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Santa's little timewarp

timewarp's travel blog

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Santa's little timewarp

This is where I will post some hopefully practical information from my own experience while I'm spending a few days in Madrid.

 

Today I've arrived in Madrid for the national Spanish meet-up and also to get some impressions ahead of World Pride. My flight was to Málaga yesterday, and after a short stay in Córdoba I took the train to Madrid today.

 

I booked my train tickets today ago - the Spanish train provider is called RENFE - and still got a little discount. What I also noticed was that some trains for my way back on Sunday were already fully booked and for others there were only first class tickets available (standard class is called turista and first class preferente). During Pride it will be a hell of a lot busier, so if you want to take trains, it's worth booking in advance. It's worth noting that return tickets (ida y vuelta) are always cheaper than two single tickets, except for some special discounts.

 

If you take a train from Madrid Airport to the centre, or trains from a lot of other places in Spain, you're likely to arrive in the train station at Puerta de Atocha, like myself today. There's a metro (underground) station there where you can get on line 1 (the light blue one), which also connects you to the train station of Chamartín. From the Airport, you can also take the metro directly.

 

The metro station is easy to find by this logo (and the signs also say "Metro" :lol:):

 

http://www.brandemia.org/wp-content/uploads/2011/04/mad1.jpg

 

A single journey costs 1.50-2.00 euros, but it's worth buying a 10 journey / metrobus ticket for 12.20 euros. Usually the metro operates from 6am to 2am, although during Pride we might be lucky and they extend operating times a bit. All information inside the metro stations is in Spanish. You should at least know that the Spanish word for exit is salida. Also I found that there are little steps at various metro stations. I stumbled twice. I've warned you - my duty is done.

 

A lot of places in the centre are actually fairly easy to reach walking as well. My hostal (not hostel, a hostal is a very basic hotel with no food at all) is fairly central, so I don't need the metro a lot. However I've already found out that it will be fully booked during the whole week of World Pride. I'm not extremely worried about it - if there's nothing affordable in the centre available I will be happy with any place close to a metro station.

 

 

 

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Santa's little timewarp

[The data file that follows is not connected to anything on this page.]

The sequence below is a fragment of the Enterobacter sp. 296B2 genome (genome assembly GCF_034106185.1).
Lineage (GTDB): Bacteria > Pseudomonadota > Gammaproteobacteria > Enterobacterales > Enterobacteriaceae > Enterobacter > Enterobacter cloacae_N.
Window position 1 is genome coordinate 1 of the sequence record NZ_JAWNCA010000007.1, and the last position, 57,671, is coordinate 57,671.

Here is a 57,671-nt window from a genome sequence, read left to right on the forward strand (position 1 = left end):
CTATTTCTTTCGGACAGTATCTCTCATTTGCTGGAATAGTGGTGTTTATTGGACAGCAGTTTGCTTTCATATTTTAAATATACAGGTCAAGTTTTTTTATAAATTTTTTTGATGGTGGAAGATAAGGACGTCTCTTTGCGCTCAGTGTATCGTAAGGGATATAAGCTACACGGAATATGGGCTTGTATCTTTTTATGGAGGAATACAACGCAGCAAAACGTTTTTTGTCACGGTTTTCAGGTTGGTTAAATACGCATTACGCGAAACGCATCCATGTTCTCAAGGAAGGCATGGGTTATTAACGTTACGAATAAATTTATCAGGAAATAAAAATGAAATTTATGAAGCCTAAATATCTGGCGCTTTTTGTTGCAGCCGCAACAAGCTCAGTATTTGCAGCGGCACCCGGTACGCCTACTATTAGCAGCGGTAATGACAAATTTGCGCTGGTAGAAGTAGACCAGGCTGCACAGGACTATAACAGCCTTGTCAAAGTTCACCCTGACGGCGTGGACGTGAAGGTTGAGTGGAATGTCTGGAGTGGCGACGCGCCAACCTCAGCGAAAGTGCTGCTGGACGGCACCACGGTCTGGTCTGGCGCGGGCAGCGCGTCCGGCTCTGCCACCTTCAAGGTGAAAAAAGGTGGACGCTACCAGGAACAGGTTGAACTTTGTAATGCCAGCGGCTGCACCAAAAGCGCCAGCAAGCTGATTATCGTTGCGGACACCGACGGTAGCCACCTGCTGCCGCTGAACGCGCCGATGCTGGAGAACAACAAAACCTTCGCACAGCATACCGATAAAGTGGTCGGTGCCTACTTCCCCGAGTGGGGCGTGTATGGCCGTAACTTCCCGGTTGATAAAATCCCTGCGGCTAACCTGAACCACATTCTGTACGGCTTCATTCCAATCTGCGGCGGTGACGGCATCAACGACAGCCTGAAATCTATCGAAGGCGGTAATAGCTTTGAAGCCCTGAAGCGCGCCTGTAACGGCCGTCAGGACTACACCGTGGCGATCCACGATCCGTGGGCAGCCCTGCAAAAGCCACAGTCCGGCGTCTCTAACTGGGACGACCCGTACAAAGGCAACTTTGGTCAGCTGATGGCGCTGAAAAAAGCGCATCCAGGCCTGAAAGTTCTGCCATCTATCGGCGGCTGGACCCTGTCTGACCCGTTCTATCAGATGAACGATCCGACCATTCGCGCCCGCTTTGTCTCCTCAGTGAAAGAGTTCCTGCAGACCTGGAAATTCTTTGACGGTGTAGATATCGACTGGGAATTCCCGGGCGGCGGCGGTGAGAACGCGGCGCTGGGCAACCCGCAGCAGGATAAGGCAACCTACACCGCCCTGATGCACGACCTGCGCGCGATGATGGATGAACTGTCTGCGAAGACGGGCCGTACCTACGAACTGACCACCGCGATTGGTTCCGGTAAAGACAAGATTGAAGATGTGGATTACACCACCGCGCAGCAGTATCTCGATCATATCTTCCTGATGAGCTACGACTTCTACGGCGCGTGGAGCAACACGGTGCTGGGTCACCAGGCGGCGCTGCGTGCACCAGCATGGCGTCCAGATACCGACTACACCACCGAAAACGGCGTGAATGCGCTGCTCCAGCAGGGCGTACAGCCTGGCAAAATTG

Now a bit about the exploring I've already done today. I've walked along the route of the parade, which is already confirmed by now. Starting from Atocha up the Paseo del Prado and Paseo de Recoletos to Plaza de Colón. There's plenty of space, which makes it the perfect route for such a big event. The planned time is from 6pm to midnight. We're likely to start a bit later and finish a bit earlier. As the big park, Parque del Retiro, is not far away, it's not a silly idea to think we will probably end up having a picnic together after the parade.

 

I've been to quite a few of the other locations as well. Most of them are loosely arranged around Gran Vía, the big shopping street going from the west to the east. The westernmost of these locations is WorldPride Park at Puente del Rey, which is close to the metro station Príncipe Pío. There will be a "community expo", some cultural program a commercial area and the kids and family pride there. The other locations are mostly stages where there will be concerts and other events between 28th June and 2nd July. Most of them are the big, central places like Plaza de España and Sol.

 

The location for our asexuality conference on 2nd July is not yet decided, but we might have a candidate. Tomorrow Baikal Balkash and myself will have a look.

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chandrakirti

I'd better start looking! Got that 4 day weekend off:D

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Santa's little timewarp

Yesterday Baikal Balkash and myself had a look at one possible location for our asexuality conference. It is a bit outside, but well connected by train (about 25 minutes journey). We made the mistake and took the metro on our way there - it took over an hour and cost almost twice as much. But the train connection is really good. Even if we end up deciding for another location, it's comforting to know that we are likely to have a good connection of sorts.